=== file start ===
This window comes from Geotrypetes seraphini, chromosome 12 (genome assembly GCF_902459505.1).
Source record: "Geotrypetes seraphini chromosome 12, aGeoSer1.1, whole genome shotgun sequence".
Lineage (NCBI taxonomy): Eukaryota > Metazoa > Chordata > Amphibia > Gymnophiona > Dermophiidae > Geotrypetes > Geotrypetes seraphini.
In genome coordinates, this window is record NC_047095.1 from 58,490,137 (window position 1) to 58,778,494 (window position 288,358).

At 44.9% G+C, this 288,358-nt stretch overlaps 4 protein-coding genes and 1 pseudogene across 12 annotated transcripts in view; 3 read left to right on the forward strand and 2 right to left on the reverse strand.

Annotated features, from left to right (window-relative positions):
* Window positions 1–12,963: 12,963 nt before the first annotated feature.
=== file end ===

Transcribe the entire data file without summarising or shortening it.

This window comes from Geotrypetes seraphini, chromosome 12 (genome assembly GCF_902459505.1).
Source record: "Geotrypetes seraphini chromosome 12, aGeoSer1.1, whole genome shotgun sequence".
Lineage (NCBI taxonomy): Eukaryota > Metazoa > Chordata > Amphibia > Gymnophiona > Dermophiidae > Geotrypetes > Geotrypetes seraphini.
In genome coordinates, this window is record NC_047095.1 from 58,490,137 (window position 1) to 58,778,494 (window position 288,358).

At 44.9% G+C, this 288,358-nt stretch overlaps 4 protein-coding genes and 1 pseudogene across 12 annotated transcripts in view; 3 read left to right on the forward strand and 2 right to left on the reverse strand.

Annotated features, from left to right (window-relative positions):
* Window positions 1–12,963: 12,963 nt before the first annotated feature.